Banking

1,454 N.C. borrowers receiving SunTrust settlement checks

Cash payments are on their way to more than 1,400 North Carolina residents who are receiving a portion of a $2 million settlement with SunTrust Banks over mortgage missteps, Attorney General Roy Cooper’s office announced Friday.
Cash payments are on their way to more than 1,400 North Carolina residents who are receiving a portion of a $2 million settlement with SunTrust Banks over mortgage missteps, Attorney General Roy Cooper’s office announced Friday. rlahser@charlotteobserver.com

Cash payments have been mailed to more than 1,400 North Carolina residents who applied for a $2 million settlement with SunTrust Banks over mortgage missteps, Attorney General Roy Cooper’s office said Friday.

Only about two-thirds of the approximately 2,200 people eligible for the payments applied before this past June’s deadline, Cooper’s office said. The 1,454 applicants are expected to receive checks for about $1,330.

The payments are part of a nearly $1 billion settlement announced in June 2014.

That accord involved various states and federal agencies that had accused SunTrust of mortgage origination, servicing and foreclosure abuses. Authorities cited the Atlanta bank’s conduct as an example of mortgage-underwriting failures that contributed to the 2008 financial crisis.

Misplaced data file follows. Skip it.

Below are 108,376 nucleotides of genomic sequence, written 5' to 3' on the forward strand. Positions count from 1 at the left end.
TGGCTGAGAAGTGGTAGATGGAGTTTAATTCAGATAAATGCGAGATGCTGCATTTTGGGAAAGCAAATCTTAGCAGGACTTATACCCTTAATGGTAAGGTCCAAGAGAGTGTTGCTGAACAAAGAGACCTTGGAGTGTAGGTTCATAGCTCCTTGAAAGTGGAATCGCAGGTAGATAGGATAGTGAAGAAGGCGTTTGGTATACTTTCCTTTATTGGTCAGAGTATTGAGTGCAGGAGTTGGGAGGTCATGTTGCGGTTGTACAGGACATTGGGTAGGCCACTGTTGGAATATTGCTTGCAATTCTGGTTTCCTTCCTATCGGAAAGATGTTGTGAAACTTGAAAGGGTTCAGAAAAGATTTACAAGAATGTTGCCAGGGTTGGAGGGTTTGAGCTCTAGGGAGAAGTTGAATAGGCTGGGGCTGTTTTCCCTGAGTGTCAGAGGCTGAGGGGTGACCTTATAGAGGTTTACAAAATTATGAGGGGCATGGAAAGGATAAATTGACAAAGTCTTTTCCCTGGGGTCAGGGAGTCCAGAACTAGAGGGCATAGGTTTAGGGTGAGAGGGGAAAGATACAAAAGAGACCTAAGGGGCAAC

SunTrust, the sixth-largest bank in the Charlotte region by deposits, admitted in the settlement to a variety of missteps, including originating and underwriting federally insured mortgages that did not meet federal requirements.

SunTrust spokesman Hugh Suhr declined to comment Friday.

In addition to the cash payments, North Carolina’s portion of the settlement includes about $21.5 million in home loan modifications and forgiveness.

Of that figure, SunTrust has provided about $6.6 million in relief, according to Cooper’s office.

Cash payments mailed Friday will go to people who were wrongly foreclosed on by SunTrust, Cooper said. North Carolina homeowners who were eligible for the payments lost their homes to foreclosure over a period running from the start of 2008 to the end of 2013.

“This is welcome relief for North Carolina families who suffered foreclosures done wrong,” Cooper said in a statement Friday.

Deon Roberts: 704-358-5248, @DeonERoberts

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